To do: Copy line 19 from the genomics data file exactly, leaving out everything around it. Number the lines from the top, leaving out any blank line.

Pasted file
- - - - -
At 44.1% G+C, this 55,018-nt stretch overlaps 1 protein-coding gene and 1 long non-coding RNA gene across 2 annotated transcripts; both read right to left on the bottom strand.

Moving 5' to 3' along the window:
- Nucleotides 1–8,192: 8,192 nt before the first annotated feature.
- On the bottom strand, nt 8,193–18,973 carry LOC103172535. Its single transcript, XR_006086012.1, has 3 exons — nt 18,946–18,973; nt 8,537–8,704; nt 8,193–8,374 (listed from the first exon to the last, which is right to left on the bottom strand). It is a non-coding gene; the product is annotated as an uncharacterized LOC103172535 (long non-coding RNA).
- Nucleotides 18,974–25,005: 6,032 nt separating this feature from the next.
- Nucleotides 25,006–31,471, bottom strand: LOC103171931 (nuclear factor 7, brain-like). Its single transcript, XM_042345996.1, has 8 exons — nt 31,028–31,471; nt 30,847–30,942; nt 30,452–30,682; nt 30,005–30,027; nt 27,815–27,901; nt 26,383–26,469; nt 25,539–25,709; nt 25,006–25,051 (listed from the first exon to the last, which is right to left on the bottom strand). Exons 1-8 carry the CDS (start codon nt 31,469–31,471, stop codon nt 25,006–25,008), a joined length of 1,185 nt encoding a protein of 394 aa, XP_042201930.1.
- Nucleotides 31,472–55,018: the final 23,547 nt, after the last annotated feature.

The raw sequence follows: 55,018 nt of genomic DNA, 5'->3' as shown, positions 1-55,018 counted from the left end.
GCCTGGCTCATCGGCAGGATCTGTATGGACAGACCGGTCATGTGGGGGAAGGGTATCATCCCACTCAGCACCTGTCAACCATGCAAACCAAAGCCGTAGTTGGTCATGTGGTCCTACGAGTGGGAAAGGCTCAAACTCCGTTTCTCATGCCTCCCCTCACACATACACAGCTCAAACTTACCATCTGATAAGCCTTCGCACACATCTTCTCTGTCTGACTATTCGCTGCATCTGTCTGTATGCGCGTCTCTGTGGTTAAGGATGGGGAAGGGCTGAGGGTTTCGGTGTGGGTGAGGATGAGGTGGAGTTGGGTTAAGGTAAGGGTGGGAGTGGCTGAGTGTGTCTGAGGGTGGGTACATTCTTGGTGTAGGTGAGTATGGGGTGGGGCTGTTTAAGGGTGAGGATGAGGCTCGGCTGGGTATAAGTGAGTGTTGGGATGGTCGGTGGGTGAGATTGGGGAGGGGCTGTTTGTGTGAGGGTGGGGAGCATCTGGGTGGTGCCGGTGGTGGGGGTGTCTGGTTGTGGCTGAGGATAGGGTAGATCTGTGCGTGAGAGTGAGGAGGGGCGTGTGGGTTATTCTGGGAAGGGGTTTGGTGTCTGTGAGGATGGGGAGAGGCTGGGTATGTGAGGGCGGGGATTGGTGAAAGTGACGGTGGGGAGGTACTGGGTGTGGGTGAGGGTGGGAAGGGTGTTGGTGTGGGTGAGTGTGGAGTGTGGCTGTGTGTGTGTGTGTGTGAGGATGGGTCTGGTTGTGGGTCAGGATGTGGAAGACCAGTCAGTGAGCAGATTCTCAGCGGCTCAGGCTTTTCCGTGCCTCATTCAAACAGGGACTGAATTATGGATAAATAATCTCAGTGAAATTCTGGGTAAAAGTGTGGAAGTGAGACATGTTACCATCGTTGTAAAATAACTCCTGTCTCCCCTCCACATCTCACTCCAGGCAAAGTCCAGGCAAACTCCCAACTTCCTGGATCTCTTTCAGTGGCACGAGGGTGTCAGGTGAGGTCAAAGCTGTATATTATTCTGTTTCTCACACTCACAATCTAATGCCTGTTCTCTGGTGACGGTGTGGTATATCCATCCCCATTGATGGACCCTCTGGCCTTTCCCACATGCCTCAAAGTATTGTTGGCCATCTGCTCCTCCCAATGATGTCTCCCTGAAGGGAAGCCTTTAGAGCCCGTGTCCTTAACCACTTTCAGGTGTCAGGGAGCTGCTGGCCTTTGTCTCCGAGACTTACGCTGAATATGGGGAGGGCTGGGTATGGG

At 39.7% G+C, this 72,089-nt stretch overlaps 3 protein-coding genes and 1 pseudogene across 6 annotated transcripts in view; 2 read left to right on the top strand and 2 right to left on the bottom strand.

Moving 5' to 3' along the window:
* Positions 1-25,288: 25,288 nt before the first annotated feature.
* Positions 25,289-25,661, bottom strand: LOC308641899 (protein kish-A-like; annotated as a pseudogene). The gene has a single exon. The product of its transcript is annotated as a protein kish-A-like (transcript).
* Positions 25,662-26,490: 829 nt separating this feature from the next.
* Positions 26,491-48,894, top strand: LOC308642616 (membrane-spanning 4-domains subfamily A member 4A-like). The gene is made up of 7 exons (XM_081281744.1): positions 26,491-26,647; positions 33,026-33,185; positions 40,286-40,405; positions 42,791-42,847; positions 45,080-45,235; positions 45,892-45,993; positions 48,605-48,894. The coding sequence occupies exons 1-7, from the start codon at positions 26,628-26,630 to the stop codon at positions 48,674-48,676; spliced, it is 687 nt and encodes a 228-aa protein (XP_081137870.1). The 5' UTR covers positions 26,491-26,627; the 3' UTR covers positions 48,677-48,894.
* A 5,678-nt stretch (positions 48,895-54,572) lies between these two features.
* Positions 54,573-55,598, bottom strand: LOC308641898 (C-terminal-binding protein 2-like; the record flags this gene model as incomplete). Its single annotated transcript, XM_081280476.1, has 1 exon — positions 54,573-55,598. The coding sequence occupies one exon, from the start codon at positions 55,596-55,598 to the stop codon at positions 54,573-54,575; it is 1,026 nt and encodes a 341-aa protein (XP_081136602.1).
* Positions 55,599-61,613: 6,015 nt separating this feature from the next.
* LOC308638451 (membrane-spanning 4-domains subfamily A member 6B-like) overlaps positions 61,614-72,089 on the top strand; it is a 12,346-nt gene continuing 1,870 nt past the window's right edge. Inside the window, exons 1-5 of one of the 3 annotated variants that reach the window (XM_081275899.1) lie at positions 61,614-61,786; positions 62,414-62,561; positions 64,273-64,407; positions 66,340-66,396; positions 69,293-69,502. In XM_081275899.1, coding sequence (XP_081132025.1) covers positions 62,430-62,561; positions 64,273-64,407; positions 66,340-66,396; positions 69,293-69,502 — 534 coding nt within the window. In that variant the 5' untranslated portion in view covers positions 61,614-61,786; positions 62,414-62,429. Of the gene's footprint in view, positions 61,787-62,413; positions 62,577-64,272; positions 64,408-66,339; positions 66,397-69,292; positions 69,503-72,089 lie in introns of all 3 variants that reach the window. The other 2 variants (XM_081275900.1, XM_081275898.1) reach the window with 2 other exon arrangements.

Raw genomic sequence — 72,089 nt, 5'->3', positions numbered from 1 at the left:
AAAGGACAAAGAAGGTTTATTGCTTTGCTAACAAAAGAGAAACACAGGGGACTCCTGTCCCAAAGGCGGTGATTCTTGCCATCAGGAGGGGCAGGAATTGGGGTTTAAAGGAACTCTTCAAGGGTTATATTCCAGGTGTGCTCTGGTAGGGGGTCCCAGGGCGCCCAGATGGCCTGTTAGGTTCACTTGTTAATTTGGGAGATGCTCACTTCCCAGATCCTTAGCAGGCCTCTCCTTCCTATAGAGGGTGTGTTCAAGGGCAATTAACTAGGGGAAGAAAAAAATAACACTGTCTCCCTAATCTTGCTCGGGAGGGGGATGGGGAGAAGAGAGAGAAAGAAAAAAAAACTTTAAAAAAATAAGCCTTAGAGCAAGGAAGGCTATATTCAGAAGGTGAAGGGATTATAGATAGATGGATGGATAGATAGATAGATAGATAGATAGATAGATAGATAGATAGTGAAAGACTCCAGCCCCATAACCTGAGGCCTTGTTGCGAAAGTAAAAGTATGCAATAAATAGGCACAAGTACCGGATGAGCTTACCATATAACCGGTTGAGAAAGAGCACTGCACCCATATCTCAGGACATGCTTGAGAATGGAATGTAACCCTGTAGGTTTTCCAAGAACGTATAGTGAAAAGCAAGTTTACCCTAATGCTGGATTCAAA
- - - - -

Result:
* LOC308638451 (membrane-spanning 4-domains subfamily A member 6B-like) overlaps positions 61,614-72,089 on the top strand; it is a 12,346-nt gene continuing 1,870 nt past the window's right edge. Inside the window, exons 1-5 of one of the 3 annotated variants that reach the window (XM_081275899.1) lie at positions 61,614-61,786; positions 62,414-62,561; positions 64,273-64,407; positions 66,340-66,396; positions 69,293-69,502. In XM_081275899.1, coding sequence (XP_081132025.1) covers positions 62,430-62,561; positions 64,273-64,407; positions 66,340-66,396; positions 69,293-69,502 — 534 coding nt within the window. In that variant the 5' untranslated portion in view covers positions 61,614-61,786; positions 62,414-62,429. Of the gene's footprint in view, positions 61,787-62,413; positions 62,577-64,272; positions 64,408-66,339; positions 66,397-69,292; positions 69,503-72,089 lie in introns of all 3 variants that reach the window. The other 2 variants (XM_081275900.1, XM_081275898.1) reach the window with 2 other exon arrangements.